CWU debates response to jobs threat and privatisation

Submitted by Anon on 29 May, 2009 - 10:34 Author: Maria Exall

Maria Exall, a member of the Executive of the post and telecom union CWU, spoke to Solidarity about the union's conference coming up on 7-11 June.

In the telecom sector conference, the big issue is “Service Delivery Transformation” for BT Openreach engineers. BT is demanding:

• A new “foundation grade” which will put all new workers on £4000 lower wages.

• A change in attendance patterns so that workers lose premium pay for Saturdays.

• Working up to 9pm without any premium pay, and being obliged to work up to two hours extra on any shift if management requires it.

The telecom sector Executive, under the leadership of the so-called “Effective Left”, a split from the Broad Left, will be proposing an emergency motion to accept these changes on the grounds that they will avoid BT making compulsory redundancies - though in fact BT bosses have made no hard commitment to that at all.

The Broad Left will be putting alternative emergency motions. The issue, I think, is whether union sees its job as defending BT against its competitors, or defending workers' terms and conditions. We absolutely should not sell out future employees in the way that accepting the “foundation grade” would.

Industrial action against BT on these issues is possible, I think.

Management bullying, sharpened in a time of economic crisis, is also an issue in BT.

The postal sector is dominated by issues which are essential sequels of the 2007 dispute — pensions and jobs. On 18 May CWU started a ballot of 160 workplaces in London for industrial action over job cuts, and the ballot runs to 1 June.

The other big issue is Royal Mail privatisation. The press is now speculating that Brown may move Mandelson to the Foreign Office, and that, as the Financial Times puts it, “would provide political cover for a government review of Lord Mandelson’s plans to sell a stake in Royal Mail to the private sector”. But it is still very possible that Gorcdon Brown will push through the privatisation, using Tory votes to defeat a rebellion by Labour MPs.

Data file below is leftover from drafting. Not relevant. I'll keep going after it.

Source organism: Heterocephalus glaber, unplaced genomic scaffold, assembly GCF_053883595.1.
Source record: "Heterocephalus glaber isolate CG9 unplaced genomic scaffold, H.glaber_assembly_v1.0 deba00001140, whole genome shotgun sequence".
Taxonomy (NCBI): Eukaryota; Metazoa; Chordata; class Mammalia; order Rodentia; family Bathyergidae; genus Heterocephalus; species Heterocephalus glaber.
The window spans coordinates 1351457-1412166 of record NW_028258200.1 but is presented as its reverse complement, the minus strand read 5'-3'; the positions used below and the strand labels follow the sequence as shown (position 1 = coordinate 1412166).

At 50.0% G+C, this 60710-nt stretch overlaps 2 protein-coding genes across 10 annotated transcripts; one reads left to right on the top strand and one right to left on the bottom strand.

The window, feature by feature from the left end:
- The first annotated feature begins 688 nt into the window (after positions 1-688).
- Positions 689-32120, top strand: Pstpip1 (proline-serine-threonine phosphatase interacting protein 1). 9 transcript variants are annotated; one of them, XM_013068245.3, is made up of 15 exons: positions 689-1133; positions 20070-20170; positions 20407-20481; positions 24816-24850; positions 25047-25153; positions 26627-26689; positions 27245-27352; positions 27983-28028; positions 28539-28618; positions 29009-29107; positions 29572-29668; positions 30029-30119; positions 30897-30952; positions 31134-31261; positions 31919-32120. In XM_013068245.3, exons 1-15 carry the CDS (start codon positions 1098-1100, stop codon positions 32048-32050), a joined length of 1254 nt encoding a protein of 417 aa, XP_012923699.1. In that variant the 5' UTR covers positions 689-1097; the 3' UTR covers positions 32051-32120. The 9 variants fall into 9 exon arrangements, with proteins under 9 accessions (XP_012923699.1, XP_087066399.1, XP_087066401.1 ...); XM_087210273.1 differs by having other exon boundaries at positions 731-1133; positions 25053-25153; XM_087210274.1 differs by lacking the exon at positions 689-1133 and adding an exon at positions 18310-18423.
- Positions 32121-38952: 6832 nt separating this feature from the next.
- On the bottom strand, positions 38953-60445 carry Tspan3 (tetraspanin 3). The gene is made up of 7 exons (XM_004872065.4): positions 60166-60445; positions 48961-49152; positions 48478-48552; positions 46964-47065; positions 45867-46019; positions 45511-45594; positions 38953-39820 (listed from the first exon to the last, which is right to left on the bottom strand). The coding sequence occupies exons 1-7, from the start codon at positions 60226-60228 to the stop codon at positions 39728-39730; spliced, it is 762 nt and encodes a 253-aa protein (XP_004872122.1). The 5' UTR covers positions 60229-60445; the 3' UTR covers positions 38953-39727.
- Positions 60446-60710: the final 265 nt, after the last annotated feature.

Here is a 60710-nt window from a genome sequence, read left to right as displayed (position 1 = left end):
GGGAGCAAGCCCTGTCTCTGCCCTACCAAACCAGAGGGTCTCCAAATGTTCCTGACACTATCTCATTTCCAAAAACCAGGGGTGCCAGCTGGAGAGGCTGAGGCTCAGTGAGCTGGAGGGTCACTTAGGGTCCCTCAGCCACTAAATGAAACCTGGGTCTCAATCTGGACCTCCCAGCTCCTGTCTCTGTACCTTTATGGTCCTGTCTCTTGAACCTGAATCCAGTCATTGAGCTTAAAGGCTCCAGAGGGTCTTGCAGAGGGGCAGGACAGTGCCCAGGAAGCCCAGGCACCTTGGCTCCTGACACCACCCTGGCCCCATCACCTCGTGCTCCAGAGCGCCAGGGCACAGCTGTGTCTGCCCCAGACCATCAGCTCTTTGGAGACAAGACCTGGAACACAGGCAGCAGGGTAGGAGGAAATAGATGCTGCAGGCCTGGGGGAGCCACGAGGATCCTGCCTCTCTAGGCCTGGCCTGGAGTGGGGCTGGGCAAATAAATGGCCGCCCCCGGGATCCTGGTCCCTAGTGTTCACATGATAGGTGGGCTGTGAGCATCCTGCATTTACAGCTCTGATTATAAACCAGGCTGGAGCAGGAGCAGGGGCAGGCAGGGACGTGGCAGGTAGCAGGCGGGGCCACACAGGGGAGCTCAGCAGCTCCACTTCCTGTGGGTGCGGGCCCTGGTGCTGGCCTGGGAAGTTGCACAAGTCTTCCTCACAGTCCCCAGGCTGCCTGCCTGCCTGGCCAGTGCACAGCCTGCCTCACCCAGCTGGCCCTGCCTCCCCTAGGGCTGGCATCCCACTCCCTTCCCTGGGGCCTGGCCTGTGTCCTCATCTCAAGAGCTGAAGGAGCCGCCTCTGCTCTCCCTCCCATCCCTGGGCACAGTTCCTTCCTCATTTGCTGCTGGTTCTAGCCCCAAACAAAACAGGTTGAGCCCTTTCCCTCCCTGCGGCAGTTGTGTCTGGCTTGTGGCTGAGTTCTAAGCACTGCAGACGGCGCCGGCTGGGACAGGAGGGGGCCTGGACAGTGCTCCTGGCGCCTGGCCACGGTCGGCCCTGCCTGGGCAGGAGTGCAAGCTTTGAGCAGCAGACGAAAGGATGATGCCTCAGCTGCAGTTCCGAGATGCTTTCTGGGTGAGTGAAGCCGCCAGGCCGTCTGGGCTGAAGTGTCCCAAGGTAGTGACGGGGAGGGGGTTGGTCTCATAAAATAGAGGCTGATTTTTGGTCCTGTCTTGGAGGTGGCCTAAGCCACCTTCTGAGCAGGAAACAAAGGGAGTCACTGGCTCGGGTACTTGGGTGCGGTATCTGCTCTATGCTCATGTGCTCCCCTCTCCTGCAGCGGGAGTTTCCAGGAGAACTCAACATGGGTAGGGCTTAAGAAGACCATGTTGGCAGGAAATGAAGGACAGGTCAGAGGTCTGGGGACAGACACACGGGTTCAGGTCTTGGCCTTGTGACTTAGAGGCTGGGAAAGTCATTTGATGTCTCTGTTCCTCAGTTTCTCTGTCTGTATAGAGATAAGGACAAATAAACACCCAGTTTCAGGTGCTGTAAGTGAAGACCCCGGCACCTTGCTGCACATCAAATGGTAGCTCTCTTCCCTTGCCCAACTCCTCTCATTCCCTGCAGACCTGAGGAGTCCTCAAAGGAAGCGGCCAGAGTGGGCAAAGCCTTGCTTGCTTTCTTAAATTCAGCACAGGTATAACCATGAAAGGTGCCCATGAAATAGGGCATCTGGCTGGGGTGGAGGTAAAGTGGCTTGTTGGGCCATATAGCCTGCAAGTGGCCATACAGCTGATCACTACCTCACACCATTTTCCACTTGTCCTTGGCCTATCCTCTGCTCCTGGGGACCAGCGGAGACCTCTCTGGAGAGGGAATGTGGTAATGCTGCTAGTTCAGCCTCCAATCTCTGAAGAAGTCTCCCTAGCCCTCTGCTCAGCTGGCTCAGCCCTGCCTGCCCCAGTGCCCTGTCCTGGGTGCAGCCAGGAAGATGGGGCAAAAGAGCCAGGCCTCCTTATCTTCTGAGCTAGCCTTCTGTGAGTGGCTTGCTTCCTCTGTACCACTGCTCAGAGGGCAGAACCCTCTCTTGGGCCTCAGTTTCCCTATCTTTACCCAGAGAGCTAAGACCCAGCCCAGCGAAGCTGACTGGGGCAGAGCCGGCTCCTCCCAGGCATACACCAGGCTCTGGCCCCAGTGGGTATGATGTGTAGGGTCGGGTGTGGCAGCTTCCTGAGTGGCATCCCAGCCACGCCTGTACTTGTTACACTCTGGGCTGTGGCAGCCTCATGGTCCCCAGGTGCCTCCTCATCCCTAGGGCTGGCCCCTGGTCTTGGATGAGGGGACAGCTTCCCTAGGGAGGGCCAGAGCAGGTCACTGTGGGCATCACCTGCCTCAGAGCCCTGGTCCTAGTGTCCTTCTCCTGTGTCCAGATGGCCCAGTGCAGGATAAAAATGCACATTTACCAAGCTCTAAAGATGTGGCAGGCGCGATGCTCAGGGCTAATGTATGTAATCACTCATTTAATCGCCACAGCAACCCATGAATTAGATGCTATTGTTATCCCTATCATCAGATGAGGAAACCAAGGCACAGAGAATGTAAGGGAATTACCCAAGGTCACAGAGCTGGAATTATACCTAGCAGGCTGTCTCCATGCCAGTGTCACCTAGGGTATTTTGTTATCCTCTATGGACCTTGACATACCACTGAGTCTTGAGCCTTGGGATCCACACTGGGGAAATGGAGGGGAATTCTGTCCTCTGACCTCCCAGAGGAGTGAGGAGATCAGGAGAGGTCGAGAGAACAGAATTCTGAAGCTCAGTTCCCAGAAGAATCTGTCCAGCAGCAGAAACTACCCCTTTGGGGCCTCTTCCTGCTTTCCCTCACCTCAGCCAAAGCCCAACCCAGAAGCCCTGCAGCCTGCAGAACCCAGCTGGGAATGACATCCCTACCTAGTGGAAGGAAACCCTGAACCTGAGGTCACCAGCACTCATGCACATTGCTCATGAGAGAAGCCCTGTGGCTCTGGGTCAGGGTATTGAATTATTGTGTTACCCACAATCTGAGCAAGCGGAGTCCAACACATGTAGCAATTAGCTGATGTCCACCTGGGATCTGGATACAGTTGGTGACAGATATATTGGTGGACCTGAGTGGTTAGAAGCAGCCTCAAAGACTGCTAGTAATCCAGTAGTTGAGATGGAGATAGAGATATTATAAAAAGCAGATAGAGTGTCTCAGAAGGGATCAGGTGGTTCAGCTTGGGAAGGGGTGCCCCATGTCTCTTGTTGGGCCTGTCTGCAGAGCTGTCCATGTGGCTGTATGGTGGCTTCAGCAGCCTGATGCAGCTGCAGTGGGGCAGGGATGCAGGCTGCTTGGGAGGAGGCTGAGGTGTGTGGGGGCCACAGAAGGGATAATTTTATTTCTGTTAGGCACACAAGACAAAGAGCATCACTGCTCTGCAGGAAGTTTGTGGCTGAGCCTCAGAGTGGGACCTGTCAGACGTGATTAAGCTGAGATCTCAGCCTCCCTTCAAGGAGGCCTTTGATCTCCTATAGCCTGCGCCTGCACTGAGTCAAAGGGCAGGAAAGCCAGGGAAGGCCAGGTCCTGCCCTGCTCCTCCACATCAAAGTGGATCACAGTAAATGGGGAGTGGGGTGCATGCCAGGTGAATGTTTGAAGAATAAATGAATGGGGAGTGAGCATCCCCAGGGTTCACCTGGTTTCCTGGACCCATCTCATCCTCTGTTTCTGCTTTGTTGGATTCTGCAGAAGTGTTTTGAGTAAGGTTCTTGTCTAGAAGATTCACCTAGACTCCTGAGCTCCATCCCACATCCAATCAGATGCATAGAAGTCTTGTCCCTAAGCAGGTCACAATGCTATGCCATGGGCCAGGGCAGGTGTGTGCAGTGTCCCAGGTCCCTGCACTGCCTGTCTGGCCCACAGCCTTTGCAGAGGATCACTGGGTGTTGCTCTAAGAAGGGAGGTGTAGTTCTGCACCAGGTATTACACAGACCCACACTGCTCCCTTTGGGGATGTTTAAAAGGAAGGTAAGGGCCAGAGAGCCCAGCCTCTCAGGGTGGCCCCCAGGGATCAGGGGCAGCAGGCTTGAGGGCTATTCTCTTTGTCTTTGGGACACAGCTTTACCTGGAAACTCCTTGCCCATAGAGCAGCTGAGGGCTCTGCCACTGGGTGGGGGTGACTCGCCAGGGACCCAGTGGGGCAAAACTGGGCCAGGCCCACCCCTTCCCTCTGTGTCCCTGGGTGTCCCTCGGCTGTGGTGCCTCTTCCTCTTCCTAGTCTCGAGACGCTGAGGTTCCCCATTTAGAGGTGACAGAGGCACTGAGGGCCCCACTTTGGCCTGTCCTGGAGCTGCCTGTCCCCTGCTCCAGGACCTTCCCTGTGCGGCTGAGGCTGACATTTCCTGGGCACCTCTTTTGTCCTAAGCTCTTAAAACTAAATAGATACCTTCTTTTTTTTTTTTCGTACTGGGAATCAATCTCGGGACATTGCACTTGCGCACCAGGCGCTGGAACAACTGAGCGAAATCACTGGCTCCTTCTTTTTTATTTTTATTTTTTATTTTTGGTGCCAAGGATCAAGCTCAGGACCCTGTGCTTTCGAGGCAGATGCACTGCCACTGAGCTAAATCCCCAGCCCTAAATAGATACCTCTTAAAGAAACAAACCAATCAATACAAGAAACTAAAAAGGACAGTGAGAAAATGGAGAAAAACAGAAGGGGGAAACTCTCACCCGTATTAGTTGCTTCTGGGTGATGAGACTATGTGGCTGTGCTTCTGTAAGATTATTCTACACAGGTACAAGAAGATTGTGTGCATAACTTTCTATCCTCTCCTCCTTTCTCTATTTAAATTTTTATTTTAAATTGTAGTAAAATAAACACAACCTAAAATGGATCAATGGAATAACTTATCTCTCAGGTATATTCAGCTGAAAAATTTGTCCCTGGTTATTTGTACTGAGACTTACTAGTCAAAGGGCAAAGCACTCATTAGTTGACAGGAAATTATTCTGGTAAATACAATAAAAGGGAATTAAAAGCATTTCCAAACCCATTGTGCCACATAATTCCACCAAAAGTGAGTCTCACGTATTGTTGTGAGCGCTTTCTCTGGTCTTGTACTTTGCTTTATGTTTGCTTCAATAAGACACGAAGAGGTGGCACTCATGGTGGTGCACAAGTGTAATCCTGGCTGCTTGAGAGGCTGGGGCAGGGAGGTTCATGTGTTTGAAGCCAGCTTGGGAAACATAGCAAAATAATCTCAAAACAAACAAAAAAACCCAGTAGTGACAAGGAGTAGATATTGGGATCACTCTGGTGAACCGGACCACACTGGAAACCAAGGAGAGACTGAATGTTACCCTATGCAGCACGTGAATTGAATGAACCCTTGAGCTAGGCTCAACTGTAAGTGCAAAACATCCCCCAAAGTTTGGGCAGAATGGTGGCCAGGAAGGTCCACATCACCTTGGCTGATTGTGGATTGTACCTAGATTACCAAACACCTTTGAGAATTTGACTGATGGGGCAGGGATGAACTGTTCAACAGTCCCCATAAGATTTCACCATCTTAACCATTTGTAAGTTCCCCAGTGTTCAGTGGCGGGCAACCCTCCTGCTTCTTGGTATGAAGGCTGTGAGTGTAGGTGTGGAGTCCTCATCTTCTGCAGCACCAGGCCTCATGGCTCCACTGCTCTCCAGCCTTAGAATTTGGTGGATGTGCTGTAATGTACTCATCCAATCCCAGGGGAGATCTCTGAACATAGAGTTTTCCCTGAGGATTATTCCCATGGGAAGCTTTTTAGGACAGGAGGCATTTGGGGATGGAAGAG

There are several motions on the agenda for the general part of conference proposing CWU disaffiliation from the Labour Party, but as the agenda stands they won't be reached. If disaffiliation is debated, and it may not be, that is most likely to be around an emergency motion submitted by the postal sector Executive.

Motions already on the agenda and likely to be debated include:

• One saying that all Labour MPs who haven't signed the “Early Day Motion” against Royal Mail privatisation should receive no financial or physical backing from CWU. (But all the CWU's sponsored MPs have signed the EDM).

• One saying that the union should divide its political fund into two funds, one affiliated to the Labour Party and one unaffiliated. That would be bad, since it would leave the political activity of the union totally bureaucratically controlled, as in Unison.

• One calling for a campaign to reverse the “Bournemouth” decision to ban political motions from unions and local Labour Parties to Labour conference. The CWU’s political committee has backed this, overturning a recommendation from the General Secretary. This means that CWU will recommend to TULO (the consortium of Labour-affiliated unions) that it reverse “Bournemouth”, though whether TULO will is another matter.

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